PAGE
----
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Bass: Interview and demonstration with principal Alexander Hanna

Created by All Star Orchestra.

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Video transcript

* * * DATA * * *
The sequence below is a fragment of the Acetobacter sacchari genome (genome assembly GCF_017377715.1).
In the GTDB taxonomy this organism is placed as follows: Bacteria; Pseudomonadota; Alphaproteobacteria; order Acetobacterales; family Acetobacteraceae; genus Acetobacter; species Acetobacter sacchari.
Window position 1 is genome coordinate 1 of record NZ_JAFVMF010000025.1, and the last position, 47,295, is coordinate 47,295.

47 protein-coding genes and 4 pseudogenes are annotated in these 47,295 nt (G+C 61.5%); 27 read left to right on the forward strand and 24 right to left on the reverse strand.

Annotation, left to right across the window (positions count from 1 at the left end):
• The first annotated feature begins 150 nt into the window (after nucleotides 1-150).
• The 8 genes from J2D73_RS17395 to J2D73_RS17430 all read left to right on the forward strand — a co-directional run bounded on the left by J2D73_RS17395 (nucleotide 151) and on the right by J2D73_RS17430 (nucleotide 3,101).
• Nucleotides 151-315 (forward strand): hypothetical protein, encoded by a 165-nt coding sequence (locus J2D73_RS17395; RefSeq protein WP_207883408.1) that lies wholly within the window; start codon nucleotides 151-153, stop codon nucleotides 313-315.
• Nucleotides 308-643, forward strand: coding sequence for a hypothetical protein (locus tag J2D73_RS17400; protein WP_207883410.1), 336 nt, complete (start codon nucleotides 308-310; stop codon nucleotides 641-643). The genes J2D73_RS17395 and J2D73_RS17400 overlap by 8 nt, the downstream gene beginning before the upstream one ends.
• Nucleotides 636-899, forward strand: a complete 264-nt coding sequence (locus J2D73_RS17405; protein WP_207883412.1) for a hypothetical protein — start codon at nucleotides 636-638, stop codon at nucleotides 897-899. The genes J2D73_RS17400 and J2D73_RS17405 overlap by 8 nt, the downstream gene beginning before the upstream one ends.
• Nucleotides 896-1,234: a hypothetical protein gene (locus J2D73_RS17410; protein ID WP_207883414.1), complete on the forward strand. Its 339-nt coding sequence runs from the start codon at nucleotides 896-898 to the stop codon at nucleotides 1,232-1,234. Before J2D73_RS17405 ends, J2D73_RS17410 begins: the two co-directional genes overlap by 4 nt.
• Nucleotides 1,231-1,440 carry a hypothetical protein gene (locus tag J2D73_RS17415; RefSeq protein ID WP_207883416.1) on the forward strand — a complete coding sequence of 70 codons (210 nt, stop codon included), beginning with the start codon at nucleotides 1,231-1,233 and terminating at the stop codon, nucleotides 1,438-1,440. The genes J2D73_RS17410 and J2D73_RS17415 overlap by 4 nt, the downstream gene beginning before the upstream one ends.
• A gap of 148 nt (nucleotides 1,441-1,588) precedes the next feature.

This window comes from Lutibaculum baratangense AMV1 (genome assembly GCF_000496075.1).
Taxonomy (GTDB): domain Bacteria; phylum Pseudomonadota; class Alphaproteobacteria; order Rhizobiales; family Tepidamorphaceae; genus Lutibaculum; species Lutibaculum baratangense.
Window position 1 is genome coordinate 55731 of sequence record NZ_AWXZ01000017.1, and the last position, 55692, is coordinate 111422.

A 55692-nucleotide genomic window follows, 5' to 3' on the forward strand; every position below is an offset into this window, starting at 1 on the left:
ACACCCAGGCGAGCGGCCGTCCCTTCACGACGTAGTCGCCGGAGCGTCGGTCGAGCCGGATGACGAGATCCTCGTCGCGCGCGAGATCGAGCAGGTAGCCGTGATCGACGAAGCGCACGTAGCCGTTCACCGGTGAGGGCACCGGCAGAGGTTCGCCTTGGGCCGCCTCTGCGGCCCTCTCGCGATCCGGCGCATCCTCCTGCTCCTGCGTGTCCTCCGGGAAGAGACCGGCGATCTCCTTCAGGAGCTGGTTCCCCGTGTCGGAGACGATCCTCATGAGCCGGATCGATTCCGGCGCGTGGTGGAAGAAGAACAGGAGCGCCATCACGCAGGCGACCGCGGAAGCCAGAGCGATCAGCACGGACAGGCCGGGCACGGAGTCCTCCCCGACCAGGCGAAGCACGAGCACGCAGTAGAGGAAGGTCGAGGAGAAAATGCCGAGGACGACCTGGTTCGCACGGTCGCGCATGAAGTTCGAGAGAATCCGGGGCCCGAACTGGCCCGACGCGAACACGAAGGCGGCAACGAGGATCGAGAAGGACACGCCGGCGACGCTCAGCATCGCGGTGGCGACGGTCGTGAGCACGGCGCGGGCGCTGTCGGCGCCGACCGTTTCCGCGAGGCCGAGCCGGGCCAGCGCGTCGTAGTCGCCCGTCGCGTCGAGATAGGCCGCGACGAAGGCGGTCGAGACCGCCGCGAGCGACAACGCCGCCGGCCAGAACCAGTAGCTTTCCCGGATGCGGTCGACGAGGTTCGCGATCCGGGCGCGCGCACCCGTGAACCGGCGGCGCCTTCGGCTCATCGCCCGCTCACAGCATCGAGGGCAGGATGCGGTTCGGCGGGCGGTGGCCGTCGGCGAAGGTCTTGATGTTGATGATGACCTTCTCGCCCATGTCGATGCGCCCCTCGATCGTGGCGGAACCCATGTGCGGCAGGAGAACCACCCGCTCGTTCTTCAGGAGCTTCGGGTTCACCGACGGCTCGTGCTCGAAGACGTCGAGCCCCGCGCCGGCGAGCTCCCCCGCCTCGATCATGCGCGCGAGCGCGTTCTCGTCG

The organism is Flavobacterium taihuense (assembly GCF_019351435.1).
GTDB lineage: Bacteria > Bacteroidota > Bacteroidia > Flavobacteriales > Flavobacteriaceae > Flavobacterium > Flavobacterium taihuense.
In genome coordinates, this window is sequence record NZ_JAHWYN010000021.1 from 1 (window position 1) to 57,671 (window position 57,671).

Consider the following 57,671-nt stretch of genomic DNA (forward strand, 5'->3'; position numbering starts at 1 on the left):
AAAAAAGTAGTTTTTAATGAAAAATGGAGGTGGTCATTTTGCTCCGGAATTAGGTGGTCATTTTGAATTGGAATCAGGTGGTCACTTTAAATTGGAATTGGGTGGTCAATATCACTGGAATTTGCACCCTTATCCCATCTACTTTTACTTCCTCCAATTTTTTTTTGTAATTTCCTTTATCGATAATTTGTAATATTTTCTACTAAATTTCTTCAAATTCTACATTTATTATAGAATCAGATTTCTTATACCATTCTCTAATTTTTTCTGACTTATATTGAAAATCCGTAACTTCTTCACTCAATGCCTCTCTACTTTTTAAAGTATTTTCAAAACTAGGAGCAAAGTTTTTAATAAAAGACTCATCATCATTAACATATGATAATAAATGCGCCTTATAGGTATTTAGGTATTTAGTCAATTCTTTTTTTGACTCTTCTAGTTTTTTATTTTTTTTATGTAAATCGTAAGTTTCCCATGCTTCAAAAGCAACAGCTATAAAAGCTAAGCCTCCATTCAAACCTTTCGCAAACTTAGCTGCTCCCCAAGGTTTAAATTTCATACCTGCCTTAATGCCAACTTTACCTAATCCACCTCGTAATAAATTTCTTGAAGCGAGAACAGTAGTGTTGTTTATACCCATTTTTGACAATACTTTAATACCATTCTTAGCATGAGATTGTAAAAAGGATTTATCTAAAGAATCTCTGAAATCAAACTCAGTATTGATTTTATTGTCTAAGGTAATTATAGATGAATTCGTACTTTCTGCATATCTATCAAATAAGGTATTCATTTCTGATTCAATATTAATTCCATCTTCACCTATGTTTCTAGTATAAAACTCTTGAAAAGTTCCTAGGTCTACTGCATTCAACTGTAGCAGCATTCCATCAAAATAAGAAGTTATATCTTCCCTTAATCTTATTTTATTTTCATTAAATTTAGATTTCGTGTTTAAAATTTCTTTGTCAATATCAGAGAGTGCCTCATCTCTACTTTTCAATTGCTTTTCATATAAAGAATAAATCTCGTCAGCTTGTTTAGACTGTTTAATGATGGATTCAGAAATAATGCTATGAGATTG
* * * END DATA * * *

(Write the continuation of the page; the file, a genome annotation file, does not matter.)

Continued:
("Symphony No. 5" by Ludwig van Beethoven) - The bass is a very interesting instrument because basses vary so very much. They vary a lot. We're very different from, say, the violin, viola and cello. A lot of people think that we're just a bigger version of the cello, which is wrong. We're not. Our instrument actually comes from a different family. We have evolved more from the gamba family. And so often, not with this instrument, but often with many basses, you'll see basses with very sloped shoulders. This particular instrument is more of the violin family. It has more violin corners and a more rounder violin shape. The instrument in my hands right now has so many different names. Bass, string bass, double bass, contrabass, upright bass, bass fiddle. And the reason that is, is because the bass is used in so many different kinds of musical genres. Bluegrass, rock, Baroque music, classical music, jazz, obviously. I mean, you name it and there's often a string bass involved. I call my instrument a double bass because in the earlier classical music and the baroque music, we were often just doubling the bass line, and the bass line was just the bass line of the composer. It was often played by the cellos, and often the bass was added to get a much greater depth to the sound. So, we're added to double the bass, hence the title of the instrument, double bass. ("Symphony No. 5" by Ludwig van Beethoven) It's tuned in fourths. The violin, viola and cello are all tuned in fifths. And the reason our instrument is tuned in fourths is because the intervals are so great. For example, for me to go from one note to the next (double bass music) it requires a full hand position just to play three notes. Now, on the cello, you could play many more notes with each one of your different fingers. So, we tune in fourths to just make it easier on ourselves. It's tuned G, D, A, E. And you might notice I just closed this little lever here, and this kinda brings me back to what I was talking about earlier when I mentioned it's called the double bass. Well, this device up here is called an extension, and when I'm doubling the line of the cello, the cellist, since he's tuned in fifths, has a low C string. So, we've added this device to take us from what is normally our lowest string, which would be an E natural, and take it down. (double bass music) To a C natural. So, we can play all the notes that the cello can play. ("Symphony No. 5" by Ludwig van Beethoven) This is a French bass, made by Francois Barzoni. I've owned it for almost three years now. It was made around 1890. It's a magnificent instrument. Often, the basses that are the most coveted are the English-made basses and the Italian basses. French basses are also very good, but they tend to have a very bright, and sometimes nasal sound to them. So, this bass is one exception, though. It has a wonderful, big, broad, boomy sound, while maintaining that French kind of projection and brightness. And it ends up being a very good instrument for the leader of a bass section because you can have a very strong, direct sound when you play the instrument. The bow is often just as important, or more important than the actual instrument you have. I would much rather have a fantastic bow and a sub-par bass than a fantastic bass and a sub-par bow. 'Cause this is where all the (double bass music) heart and soul of the sound comes from is everything you do with your right hand. So, it's very important, and I'm really, really lucky to have this bow. I'd been waiting for about four years for a wonderful bowmaker in Woodstock, New York, named Sue Lipkins to make me this bow. I don't think she ever got to hear this bass, but I spent hours on the phone talking to her about my bass, the way I play. And so, this bow is custom made for me, and it's absolutely wonderful. ("Symphony No. 4 in F Minor" by Pyotr Ilyich Tchaikovsky) On the bass, there's a few different ways to hold the bow. This is the French style that violinists, violists and cellists use, and most bass players use this style, as well, and it's called French or overhand style. It's nice because when you hold the bow overhand like this, you have much more of a natural legato sound, or it's much easier to get a legato sound because you're hovering over the string. The other style of holding the bow for bassists is the German style. German-style bow, they're a little bit different. They have a broader frog, but it's held like this. (double bass music) And the nice thing about holding the bow that way is because you can get a much more natural weight into the string. For example, when you drop your arm, it falls like this. It doesn't fall like this. So, to play the French bow, you really have to be very mindful of your posture, because you have to make sure you get all of that natural weight into the string without compromising the sound. ("Symphony No. 5" by Dmitryi Shostakovich) I got involved with the bass when I was about 13 years old. The bass is not the very first instrument I played. I started piano lessons when I was four years old, growing up in Bowling Green, Ohio. I came from a musical family. My sister played piano, and my brother also played piano, and some other instruments, and so I had many different musical instrument. I played the piano, but I also played the cello, guitar, I sang in a band, all sorts of stuff. But I was attracted to the bass because I fell in love with the sound of the symphony orchestra, and the bass in the symphony orchestra is awesome. It's a huge role, it sounds great, and I just really fell in love with it, and so I decided I wanted to start playing the bass when I was 13, and I started taking lessons with Scott Haigh, who's a member of the Cleveland Orchestra. I decided I wanted to be in a symphony orchestra, which is a huge undertaking. There are very few really great symphony orchestras in the world, so obviously, the spots are very limited because there's only eight, or maybe even nine bass players per orchestra. So, thankfully, I had very supportive parents who allowed me to do this, even though it's a kind of risky career path. But I think they could see that I really loved it, and I was willing to practice and work really, really hard, and take those risks to pursue this art. So, my parents bought a car that was big enough to transport this instrument and myself, and drove me to all kinds of lessons. By the time I graduated high school, it was time to audition for music schools, which are very competitive to get into the very best music schools. So, I was fortunately accepted to the Curtis Institute of Music in Philadelphia. I got to study at Curtis for four years, and during that time, my passion for the symphony orchestra just grew and grew. Around my third or fourth year at Curtis, I started taking auditions, and I learned very quickly that auditions are very, very difficult. Hundreds of great musicians show up for one spot. It's extremely competitive. You have about 10 minutes to prove yourself and play all sorts of different pieces from the orchestral repertoire. I was fortunate enough, my senior year, I won an audition for the principal position of the Detroit Symphony Orchestra. So, two months after I graduated, I was already playing probably one of the greatest jobs in the world, and I feel very fortunate to have gotten that job. I stayed in Detroit and played there for four years, and about two or three months ago, I joined the Chicago Symphony Orchestra as its principal bass. ("Symphony No. 2" by Gustav Mahler) To those who are interested in pursuing the double bass as an instrument, I would say just start listening to music that features the bass. It would be hard to find any music that doesn't feature the bass somehow. I would listen to Beethoven symphonies and Brahms symphonies, but also jazz and bluegrass. Any kind of music that involves the instrument. A fun way to kind of just kinda kick the tires on the bass is to play bass guitar. Get to know it a little bit. Bass guitars are much more affordable than the upright bass. Hopefully, talk to your band director or orchestra director and start playing in school, if your school has a music program. I would encourage all young students who have a little bit of interest in music to pursue it because it's a wonderful, wonderful universal language that I think everyone should know. I think being able to read music is such a wonderful gift to be able to sit down at the piano and pick out a tune, or sing a song. I think it's an essential part of life, so I would say just go for it, and don't be afraid of singing out a tune. Just sing. ("Symphony No. 9 in E Minor" by Antonin Dvorak)